• Something's wrong (Score:2, Informative)

    by bobwrit (1232148)
    (another article on the sale/breakup: http://www.google.com/hostednews/ap/article/ALeqM5g3CNyGettVebplcruc9y1CPA9amwD9H2CL2G0 [google.com]) So, Motorola had to break up due to losses. Yeah, there is probably accounting fee's and the cost of the infrastructure that they sold off, but, they should have enough profit to counter those looses from their phone mfg dept. I mean, look at the phones that they've released recently, Droid and Droid X specifically. The profits should off set, unless they didn't maintain their infr
    • by Luckyo (1726890)

      It's quite possible that this isn't as much about hardware as about buying out a major competitor, taking their contacts and deals and dumping the IP and hardware to anyone interested, or just keeping it, seeing what they can integrate into their tech and tossing out the rest.

  • Here's Motorola's remaining product line. [motorola.com] Bar code equipment. Some RFID gear. Two-way radios for cops, taxis, and such. A few specialized mobile computers. Some cable TV gear.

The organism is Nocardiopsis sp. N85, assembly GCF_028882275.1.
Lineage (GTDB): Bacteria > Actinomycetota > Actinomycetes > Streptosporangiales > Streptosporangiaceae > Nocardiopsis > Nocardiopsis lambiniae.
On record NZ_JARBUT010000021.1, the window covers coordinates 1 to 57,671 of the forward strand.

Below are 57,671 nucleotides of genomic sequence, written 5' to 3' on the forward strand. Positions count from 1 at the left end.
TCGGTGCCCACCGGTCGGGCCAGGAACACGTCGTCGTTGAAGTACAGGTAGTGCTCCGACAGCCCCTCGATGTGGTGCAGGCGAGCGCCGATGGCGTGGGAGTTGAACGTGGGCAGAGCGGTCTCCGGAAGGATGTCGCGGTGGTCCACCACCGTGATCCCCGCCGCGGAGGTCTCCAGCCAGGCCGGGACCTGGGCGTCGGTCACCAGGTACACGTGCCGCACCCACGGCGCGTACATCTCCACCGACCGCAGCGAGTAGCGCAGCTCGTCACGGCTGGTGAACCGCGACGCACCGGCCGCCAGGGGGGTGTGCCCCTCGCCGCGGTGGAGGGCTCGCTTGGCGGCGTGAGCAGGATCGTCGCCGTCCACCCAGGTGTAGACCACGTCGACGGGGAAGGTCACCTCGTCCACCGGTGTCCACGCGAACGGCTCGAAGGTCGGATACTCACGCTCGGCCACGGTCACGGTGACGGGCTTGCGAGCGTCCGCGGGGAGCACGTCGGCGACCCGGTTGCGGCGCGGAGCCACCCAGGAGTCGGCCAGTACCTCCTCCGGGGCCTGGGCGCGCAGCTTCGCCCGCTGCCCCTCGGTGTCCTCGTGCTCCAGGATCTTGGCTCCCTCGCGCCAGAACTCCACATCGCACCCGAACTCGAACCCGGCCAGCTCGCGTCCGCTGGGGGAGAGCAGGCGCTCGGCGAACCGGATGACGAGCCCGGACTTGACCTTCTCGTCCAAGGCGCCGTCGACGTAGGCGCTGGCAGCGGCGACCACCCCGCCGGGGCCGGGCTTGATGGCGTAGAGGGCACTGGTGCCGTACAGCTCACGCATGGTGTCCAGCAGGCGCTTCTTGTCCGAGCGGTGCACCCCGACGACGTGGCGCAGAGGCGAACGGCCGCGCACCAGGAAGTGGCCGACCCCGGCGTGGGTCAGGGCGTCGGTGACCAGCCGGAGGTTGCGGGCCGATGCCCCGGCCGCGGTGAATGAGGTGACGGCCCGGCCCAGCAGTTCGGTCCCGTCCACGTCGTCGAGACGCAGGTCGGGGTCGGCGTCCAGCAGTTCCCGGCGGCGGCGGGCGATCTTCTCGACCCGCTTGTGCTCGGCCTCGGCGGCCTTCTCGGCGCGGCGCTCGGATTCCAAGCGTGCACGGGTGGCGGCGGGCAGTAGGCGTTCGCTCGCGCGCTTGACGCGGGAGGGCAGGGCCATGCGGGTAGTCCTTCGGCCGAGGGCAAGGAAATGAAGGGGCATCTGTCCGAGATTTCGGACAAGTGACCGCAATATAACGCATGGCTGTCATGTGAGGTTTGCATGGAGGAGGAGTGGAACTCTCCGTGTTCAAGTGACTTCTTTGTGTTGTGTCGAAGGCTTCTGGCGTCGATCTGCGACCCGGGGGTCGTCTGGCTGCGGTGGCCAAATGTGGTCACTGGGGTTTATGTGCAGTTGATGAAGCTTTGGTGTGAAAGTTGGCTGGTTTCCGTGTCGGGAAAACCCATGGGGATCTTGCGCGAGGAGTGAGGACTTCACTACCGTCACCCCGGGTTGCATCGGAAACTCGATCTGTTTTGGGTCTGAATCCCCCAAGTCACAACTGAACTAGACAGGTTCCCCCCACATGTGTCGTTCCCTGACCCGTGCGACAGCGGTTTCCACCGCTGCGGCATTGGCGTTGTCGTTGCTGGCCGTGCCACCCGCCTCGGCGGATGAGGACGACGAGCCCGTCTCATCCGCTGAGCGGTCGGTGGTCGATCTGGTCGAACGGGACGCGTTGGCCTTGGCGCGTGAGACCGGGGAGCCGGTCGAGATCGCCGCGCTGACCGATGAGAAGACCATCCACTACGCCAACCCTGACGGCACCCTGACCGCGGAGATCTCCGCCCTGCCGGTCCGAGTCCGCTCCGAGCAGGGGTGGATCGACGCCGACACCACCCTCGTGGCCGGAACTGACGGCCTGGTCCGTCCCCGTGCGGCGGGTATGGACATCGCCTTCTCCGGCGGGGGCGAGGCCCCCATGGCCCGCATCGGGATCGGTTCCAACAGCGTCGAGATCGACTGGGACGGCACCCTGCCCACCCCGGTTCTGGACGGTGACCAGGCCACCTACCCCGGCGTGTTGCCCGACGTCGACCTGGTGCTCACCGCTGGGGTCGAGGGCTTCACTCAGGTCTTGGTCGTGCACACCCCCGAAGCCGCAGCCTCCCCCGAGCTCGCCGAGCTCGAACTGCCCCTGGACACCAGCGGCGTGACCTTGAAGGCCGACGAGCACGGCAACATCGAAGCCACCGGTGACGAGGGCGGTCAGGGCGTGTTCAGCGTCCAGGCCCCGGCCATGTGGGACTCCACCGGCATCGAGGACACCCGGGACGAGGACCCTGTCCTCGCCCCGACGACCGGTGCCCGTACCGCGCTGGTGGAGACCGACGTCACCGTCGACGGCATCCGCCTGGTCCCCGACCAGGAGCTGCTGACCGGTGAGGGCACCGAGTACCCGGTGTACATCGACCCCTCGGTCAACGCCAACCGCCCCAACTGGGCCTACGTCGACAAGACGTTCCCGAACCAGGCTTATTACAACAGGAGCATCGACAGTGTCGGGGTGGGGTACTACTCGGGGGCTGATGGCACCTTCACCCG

That's a huge comedown for what was once a company competitive with Intel in microprocessors.

    • First, it isn't even all of Motorola.

      Second, what I consider the 'good stuff' from Motorola continues on at Freescale and ON-Semi.

      A lot of companies are competitive, and indeed surpass, Intel in microprocessors. There are so many other segments of the microprocessor biz than 'that big main chip in my PeeCee.' There are a hell of a lot more Freescale parts speced into the automotive market than Intel parts. Does Intel make any processors at all for that market segment?

    • by Wald76 (701473)
      You're only looking at the *second* of three tabs on this web page.
  • Acquisition of Motorola's mobile network infrastructure business gives Nokia an entry to the U.S. market, where it has long struggled.

    What's the connection between one network infrastructure company (Nokia Siemens Networks) buying out Motorola's network infrastructure unit and Nokia (the handset manufacturer)'s woes in the US market? NSN is a different company altogether, and this deal gives it some leverage in the network equipment space, deals with US mobile operators and Motorola's related IP. The Nokia name is the only similarity here and it's not going to affect the poor US market/mindshare for Nokia handsets.

  • Then Nokia Jizzed. That's it folks